Derivative of General Logarithm Function

Theorem

Let $a \in \R_{>0}$ such that $a \ne 1$

Let $\log_a x$ be the logarithm function to base $a$.

Then:

$\map {\dfrac \d {\d x} } {\log_a x} = \dfrac {\log_a e} x$

Proof

 $\ds \map {\dfrac \d {\d x} } {\log_a x}$ $=$ $\ds \map {\dfrac \d {\d x} } {\dfrac {\log_e x} {\log_e a} }$ Change of Base of Logarithm $\ds$ $=$ $\ds \dfrac 1 {\log_e a} \map {\dfrac \d {\d x} } {\log_e x}$ Derivative of Constant Multiple $\ds$ $=$ $\ds \dfrac 1 {\log_e a} \dfrac 1 x$ Derivative of Natural Logarithm $\ds$ $=$ $\ds \dfrac {\log_a e} x$ Logarithm of Reciprocal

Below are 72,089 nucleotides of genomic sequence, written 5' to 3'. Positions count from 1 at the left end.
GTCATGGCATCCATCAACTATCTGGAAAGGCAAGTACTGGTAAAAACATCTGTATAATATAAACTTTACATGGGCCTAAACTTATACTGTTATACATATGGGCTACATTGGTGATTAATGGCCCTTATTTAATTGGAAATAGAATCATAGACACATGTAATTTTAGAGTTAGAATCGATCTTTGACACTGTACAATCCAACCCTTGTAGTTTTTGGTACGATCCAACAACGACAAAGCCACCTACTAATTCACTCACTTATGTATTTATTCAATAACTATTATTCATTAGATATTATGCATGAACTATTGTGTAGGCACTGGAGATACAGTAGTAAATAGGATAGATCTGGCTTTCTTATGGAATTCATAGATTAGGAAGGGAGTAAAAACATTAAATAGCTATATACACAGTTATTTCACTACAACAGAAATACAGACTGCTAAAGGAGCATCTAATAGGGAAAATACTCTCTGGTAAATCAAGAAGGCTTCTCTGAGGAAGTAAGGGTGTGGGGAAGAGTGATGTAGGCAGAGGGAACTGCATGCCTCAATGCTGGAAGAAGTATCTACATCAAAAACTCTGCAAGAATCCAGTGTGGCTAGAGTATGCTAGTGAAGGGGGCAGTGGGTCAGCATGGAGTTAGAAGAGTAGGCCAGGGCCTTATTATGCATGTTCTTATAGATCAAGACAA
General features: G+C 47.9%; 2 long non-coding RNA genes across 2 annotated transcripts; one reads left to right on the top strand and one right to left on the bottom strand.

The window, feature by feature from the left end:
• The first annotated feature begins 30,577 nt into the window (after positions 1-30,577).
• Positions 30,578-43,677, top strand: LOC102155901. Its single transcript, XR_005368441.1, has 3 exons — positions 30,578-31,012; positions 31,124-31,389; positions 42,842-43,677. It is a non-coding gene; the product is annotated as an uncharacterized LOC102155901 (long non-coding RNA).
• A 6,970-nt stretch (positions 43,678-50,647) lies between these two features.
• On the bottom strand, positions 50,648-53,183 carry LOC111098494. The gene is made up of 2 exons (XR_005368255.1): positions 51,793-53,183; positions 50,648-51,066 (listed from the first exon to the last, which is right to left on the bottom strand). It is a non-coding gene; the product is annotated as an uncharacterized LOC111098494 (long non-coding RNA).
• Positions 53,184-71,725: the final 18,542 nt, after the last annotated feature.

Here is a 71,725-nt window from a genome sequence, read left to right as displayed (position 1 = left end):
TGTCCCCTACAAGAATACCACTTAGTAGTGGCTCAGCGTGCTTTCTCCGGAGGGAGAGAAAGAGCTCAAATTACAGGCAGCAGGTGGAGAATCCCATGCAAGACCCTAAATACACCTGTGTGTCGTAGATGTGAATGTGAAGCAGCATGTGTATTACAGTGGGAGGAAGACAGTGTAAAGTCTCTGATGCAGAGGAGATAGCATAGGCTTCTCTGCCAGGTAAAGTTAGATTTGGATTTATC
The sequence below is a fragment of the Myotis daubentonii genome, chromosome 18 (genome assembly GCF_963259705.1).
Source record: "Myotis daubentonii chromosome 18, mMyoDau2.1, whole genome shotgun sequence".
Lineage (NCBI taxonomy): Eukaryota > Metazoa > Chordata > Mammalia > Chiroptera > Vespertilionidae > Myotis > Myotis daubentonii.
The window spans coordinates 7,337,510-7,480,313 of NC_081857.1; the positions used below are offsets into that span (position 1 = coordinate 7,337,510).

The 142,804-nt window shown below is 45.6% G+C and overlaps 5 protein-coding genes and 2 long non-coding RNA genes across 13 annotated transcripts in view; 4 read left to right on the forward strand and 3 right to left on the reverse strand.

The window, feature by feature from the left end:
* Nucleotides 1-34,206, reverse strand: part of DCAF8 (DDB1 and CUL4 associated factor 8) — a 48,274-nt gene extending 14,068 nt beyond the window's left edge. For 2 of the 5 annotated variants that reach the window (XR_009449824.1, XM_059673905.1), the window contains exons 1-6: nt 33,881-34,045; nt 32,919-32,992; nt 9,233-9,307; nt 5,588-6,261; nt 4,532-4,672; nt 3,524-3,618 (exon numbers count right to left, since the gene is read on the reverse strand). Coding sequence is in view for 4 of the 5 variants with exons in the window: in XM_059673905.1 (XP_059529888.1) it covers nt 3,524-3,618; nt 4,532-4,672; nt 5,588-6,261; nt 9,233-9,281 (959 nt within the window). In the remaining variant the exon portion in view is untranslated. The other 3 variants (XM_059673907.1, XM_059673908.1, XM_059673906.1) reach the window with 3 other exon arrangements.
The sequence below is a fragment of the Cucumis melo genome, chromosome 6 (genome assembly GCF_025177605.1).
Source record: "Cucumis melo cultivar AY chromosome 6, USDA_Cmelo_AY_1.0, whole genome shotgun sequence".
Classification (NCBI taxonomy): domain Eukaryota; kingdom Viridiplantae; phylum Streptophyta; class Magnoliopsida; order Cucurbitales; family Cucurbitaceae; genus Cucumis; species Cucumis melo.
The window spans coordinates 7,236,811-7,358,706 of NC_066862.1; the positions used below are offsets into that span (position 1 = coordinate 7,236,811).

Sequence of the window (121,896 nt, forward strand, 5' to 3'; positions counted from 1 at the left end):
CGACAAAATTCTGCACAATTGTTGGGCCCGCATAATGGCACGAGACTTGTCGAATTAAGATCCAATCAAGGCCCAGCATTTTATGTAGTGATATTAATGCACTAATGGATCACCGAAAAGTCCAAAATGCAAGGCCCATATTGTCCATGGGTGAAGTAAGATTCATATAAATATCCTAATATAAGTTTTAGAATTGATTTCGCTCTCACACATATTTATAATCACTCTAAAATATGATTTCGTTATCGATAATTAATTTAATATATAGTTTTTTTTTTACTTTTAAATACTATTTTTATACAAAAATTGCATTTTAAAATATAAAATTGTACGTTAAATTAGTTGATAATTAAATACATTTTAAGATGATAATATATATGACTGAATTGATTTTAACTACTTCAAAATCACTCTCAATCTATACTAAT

$\blacksquare$

Also presented as

This result can also be seen presented as:

$\map {\dfrac \d {\d x} } {\log_a x} = \dfrac 1 {x \ln a}$

where $\ln a := \log_e a$ is the natural logarithm of $a$.

This is seen to be equivalent to the given form by Logarithm of Reciprocal:

$\dfrac 1 {\ln a} = \log_a e$